American gospel acts MARK HENRY, THE LOVERS OF CHRIST and THE MIGHTY REVELATORS made a surprise visit to London in May. George Luke was there.

Mark Henry
Mark Henry

Around the same time that the 'Gospel Explosion' show of top American gospel stars at Wembley was announcing its second postponement, a hurriedly arranged 'Gospel Revue' featuring a crowd of American and British gospel artists was taking place in London's Kensington Temple on May Bank Holiday. A million miles from the big budget razzmatazz, this was grassroots ministry and parts of it were truly superb. It was organised by Dave Beard, the non-playing member of London rappers N-Daze who has recently planted a church in London. As well as N-Daze there was a bevy of up and coming UK artists - Set Free, Anointed, The Warrior and June. But it was the Americans who intrigued most. What was it that would motivate four "unknown" American gospel artists to pay their own airfares and fly to London to play at a one-off gig? For the sake of the gospel that's what. I didn't manage to speak to the West Angeles COGIC Worship team but managed to snatch conversations with the three other acts during the six-hour marathon show. Here are their stories:-

Mark Henry
Street level rhythm 'n' blues music, produced from a heartfelt desire to see the lost reached with the gospel - that's the trademark and mission statement of award winning singer/songwriter MARK HENRY.

37-year-old Mark started singing at the age of five and formed his first group (made up of his brothers and sisters) at 10. The group soon built up a following in their hometown of New Iberia, Louisiana, performing at public functions and later on doing support slots for major bands visiting the town. At the urging of friends, the group moved to California and recorded a demo which eventually won them a recording deal with the Total Experience record label. Their most famous label mates, the Gap Band, were roped in to produce their debut album. Unfortunately, some legal problems ensured and the album never saw the light of day. The group disbanded soon after. Looking back Mark says, "I see that it was the hand of God, actually. He didn't want us to venture into that kind of music and lifestyle because I would never have come to know God personally."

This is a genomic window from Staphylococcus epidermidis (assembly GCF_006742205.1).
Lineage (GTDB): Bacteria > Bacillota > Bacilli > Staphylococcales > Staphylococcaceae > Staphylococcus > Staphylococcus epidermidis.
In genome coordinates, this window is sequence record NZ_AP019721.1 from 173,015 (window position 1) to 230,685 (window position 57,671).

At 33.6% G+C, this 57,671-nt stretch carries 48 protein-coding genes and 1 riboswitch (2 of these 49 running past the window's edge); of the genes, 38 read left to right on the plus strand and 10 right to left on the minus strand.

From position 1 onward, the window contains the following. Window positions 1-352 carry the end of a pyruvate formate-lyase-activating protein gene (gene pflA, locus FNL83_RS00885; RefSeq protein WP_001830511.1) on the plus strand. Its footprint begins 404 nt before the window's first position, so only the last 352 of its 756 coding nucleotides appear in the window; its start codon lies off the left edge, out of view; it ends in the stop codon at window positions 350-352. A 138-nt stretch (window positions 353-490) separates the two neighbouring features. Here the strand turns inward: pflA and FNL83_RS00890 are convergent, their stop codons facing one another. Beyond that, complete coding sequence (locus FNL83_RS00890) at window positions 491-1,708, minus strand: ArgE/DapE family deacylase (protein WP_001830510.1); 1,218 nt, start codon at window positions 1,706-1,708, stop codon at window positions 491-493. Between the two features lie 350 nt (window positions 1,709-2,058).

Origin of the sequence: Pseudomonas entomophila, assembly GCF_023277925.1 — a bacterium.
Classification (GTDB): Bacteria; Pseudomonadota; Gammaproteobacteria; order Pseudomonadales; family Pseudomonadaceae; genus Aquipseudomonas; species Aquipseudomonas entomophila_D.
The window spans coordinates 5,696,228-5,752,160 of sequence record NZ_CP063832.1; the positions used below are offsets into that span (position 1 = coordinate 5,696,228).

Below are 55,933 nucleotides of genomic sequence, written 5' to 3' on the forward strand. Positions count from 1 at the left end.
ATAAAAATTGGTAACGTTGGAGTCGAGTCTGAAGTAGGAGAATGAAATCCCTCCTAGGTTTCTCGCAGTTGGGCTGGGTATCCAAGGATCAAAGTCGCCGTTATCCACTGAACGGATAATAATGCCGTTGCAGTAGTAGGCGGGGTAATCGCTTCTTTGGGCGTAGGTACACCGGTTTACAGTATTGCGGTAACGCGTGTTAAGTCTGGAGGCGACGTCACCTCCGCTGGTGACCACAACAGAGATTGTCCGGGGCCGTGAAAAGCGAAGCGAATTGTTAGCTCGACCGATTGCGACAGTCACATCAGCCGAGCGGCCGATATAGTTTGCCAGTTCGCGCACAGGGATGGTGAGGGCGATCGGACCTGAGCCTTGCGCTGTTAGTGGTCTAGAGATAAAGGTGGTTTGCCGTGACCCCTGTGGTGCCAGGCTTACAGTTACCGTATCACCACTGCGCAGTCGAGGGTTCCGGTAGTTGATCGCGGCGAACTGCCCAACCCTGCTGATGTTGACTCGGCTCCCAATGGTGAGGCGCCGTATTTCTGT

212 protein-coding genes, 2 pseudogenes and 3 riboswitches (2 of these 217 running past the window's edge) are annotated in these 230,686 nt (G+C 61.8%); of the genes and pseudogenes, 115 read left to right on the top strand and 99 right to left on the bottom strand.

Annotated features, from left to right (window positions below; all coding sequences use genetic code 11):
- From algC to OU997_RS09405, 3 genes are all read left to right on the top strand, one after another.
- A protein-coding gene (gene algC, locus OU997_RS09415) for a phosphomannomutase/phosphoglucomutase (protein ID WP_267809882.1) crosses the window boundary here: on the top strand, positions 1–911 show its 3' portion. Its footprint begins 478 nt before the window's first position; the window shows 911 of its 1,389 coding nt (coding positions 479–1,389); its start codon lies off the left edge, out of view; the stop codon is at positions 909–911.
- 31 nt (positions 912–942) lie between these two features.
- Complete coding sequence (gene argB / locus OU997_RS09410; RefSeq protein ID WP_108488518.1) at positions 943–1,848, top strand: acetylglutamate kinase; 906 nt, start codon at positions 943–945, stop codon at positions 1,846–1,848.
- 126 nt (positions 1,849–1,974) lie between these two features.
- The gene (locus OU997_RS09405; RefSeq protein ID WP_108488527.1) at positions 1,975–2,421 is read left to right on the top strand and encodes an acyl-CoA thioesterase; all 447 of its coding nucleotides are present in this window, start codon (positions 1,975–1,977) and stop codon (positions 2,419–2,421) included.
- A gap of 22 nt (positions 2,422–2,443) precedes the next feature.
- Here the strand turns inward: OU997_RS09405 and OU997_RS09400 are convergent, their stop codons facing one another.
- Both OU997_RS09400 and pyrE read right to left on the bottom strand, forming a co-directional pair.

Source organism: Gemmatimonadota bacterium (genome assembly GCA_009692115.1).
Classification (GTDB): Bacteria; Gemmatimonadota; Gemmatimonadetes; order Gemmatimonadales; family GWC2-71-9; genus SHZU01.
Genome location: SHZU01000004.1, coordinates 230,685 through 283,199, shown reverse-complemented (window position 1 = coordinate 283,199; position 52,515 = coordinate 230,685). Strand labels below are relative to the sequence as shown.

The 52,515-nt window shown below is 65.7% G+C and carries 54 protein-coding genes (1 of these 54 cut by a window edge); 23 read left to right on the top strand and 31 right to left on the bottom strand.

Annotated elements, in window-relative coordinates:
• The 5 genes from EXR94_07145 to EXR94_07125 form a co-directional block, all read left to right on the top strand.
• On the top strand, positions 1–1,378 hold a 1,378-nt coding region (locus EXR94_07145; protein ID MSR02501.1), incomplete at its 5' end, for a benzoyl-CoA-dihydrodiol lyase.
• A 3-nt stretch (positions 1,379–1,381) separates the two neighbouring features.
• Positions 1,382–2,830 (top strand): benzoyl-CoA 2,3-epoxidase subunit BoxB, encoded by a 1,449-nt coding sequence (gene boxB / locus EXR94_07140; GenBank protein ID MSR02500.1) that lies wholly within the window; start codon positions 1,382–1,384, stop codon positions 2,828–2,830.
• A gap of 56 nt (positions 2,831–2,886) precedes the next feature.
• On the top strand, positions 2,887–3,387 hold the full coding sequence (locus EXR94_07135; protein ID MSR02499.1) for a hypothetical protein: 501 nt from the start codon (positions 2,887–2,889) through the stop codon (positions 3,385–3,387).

About five years ago Mark's career took a turn after a meeting with Andrae Crouch. "I ran into Andrae and he was impressed with my singing," Mark recalls. "I was impressed with his attitude towards what he did in singing gospel and that influenced me." Mark, who had been raised Catholic, started to read the Bible and subsequently made a commitment to Christ. At the same time he also made a commitment to only sing contemporary gospel songs.

But God had other plans - or so it seemed. "When I made the commitment, God gave me a Luther Vandross song to sing and I questioned him, asking 'Why? I thought I was going into the Christian arena.' He said, 'Just be still and know that I am God.' He sent me back to the nightclubs that I used to perform in when I was in a secular group. I've performed in the inner cities, at beaches and on the streets in LA - anywhere God sends me."

Last year, the GMA chose Mark as one of the finalists in the Contemporary Black Gospel category in their 'Song For '94' songwriter's competition. And Mark, who sometimes co-writes songs with his brother, has set up his own label, called Rapture Records. The first Rapture release is Mark's debut album, 'It's Gonna Be Alright'. Mark's aims for the future include taking his music into the mainstream, either by him being signed to a major label, or by securing a distribution deal for Rapture. "I'm just hoping to expand my ministry," Mark says.

The Lovers Of Christ
LA residents Fitz Houston and Ivan Cole make up the duo the LOVERS OF CHRIST, bringing to the jazz scene their concept of 'jazz-gospel'.

The pair are both members of the praise and worship team at the West Angeles Church Of God In Christ, and according to Fitz they formed the group at the beginning of the year, mainly because the musical programme in the church didn't utilise horns quite as much as they would have liked it to. Ivan, the saxophonist, is a veteran of America's black gospel circuit, having spent 10 years touring with the Clark Sisters, Shirley Ceasar and the late James Cleveland. Fitz, who plays trumpet and occasionally sings, is also an actor and screenwriter.